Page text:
In a communication with store leadership teams, senior vice president of retail, John Browett, who took the reins of Apple’s retail stores in April, said that the company had been trying a new staffing formula for its retail stores, leading some employees to see their hourly shifts cut and retail locations to be understaffed. This happened for a few weeks before the company decided to revert to its older system, hoping to rectify the problem…He instructed leadership teams to tell employees, “We messed up,” according to two people who were aware of the communication, which also stressed that while shift schedules were affected, no one was laid off. He also wanted employees to know that it was hiring new staff, these people said.
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It’s no secret that Apple is about to enter the busiest time on their sales calendar. In less than a month, the new iPhone will debut, and that says nothing about the approaching holiday season. So why is Apple laying off retail employees, and cutting hours?
According to ifoAppleStore, Cupertino’s new Senior Vice President of Retail, John Browett, is taking steps to make retail operations leaner, and boost the company’s profit margins. To do so, however, employees seem to be getting short-changed. Browett, who replaced Ron Johnson in May, is said to believe that Apple’s retail stores have become “too bloated.” To correct this, he has begun laying off employees who can’t work part-time, reduced or eliminated overtime, and has stopped promotions.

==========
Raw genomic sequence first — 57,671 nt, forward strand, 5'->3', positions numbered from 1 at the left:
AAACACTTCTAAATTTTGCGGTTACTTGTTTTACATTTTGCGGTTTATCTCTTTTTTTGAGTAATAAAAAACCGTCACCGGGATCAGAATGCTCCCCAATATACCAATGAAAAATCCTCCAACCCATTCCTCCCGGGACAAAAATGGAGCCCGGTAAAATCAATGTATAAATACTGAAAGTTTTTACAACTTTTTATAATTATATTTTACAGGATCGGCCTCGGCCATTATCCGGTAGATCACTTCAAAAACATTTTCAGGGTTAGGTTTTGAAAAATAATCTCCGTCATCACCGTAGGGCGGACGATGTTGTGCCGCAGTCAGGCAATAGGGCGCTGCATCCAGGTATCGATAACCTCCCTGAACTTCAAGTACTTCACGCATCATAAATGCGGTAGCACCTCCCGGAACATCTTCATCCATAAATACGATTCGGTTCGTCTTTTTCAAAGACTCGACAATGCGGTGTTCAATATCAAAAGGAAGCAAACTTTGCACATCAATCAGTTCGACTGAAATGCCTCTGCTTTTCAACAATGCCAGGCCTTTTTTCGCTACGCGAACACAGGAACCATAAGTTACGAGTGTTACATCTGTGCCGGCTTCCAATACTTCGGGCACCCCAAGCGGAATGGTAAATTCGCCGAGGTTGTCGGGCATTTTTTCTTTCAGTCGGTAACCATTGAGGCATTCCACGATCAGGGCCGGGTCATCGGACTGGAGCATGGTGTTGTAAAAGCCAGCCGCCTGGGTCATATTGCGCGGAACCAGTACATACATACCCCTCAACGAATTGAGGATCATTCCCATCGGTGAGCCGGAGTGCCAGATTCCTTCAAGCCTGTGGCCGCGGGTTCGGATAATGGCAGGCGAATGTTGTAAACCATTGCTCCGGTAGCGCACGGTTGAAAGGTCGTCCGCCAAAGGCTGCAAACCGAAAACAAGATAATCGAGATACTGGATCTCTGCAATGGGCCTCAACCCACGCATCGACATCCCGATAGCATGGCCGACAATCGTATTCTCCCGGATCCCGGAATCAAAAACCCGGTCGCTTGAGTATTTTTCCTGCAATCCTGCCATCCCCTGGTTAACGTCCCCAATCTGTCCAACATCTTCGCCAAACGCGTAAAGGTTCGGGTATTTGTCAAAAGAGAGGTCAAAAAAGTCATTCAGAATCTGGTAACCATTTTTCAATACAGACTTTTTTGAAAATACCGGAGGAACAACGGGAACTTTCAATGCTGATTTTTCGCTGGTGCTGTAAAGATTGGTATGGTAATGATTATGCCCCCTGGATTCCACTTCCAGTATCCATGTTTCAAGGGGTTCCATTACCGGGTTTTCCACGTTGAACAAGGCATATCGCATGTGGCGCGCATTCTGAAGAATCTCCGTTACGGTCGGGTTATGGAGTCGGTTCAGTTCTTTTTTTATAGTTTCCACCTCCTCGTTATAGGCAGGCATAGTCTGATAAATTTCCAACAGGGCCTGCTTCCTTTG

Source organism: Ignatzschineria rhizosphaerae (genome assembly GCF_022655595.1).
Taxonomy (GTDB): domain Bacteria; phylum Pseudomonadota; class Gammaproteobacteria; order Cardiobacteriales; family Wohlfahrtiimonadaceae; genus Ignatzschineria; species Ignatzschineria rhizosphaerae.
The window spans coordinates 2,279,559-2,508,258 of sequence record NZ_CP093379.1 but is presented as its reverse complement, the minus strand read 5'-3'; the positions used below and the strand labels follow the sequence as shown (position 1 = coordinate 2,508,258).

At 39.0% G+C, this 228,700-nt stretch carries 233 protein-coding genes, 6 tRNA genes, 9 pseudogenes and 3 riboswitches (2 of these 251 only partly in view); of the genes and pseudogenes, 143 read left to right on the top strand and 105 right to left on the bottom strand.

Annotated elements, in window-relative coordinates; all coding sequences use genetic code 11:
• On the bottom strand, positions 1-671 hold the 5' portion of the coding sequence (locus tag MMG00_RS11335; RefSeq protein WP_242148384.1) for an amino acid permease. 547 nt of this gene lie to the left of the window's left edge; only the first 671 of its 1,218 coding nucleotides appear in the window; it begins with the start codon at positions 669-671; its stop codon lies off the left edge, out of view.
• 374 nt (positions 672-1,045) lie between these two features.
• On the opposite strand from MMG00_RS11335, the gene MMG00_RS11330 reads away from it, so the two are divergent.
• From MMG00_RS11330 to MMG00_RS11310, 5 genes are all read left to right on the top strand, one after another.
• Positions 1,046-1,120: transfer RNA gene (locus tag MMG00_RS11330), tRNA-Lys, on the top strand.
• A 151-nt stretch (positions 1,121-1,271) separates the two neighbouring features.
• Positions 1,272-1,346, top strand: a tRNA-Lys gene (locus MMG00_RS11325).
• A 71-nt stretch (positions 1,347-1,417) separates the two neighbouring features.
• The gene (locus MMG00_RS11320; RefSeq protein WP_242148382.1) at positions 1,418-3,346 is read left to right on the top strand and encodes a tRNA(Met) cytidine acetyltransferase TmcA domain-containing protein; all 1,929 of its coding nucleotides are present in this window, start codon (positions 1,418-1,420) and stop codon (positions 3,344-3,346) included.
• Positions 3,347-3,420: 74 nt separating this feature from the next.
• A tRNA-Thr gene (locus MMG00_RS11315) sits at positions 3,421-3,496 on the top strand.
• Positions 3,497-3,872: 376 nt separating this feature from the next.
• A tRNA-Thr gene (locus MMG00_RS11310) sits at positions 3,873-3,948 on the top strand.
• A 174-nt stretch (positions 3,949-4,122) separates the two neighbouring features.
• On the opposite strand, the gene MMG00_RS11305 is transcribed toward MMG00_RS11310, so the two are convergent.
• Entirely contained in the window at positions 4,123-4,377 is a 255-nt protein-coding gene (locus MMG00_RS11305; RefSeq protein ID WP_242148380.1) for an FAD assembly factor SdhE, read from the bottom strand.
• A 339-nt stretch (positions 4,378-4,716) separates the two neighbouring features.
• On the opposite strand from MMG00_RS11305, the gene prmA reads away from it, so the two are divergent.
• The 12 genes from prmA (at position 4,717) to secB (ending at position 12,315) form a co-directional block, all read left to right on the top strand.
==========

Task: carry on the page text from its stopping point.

All of this sounds quite surprising.
For one, fewer employees could make Apple’s rollout of the next iPhone even more frustrating to customers, especially for those that plan on making their purchase on the first day. For another, it wasn’t that long ago that Apple promised more, not fewer, benefits for employees who are often underpaid and overworked.
There is nothing wrong with wanting to improve profit margins. However, each Apple employee is said to already be generating about $420,000 in sales each year, which is unheard of in the retail industry, especially in a slow economy. This comes as the average employee takes home only about $25,000.
Hopefully, Browett’s changes won’t affect the overall Apple retail store experience, which has always emphasized customer service, and the “five steps of service.” These steps are: Approach in a warm manner, Probe politely, Present customers with a solution that may not involve a sale, Listen carefully, and End with an invitation to return.
We’re about to find out. The sixth-generation iPhone is expected to go on sale in the U.S. on Friday, Sept. 21.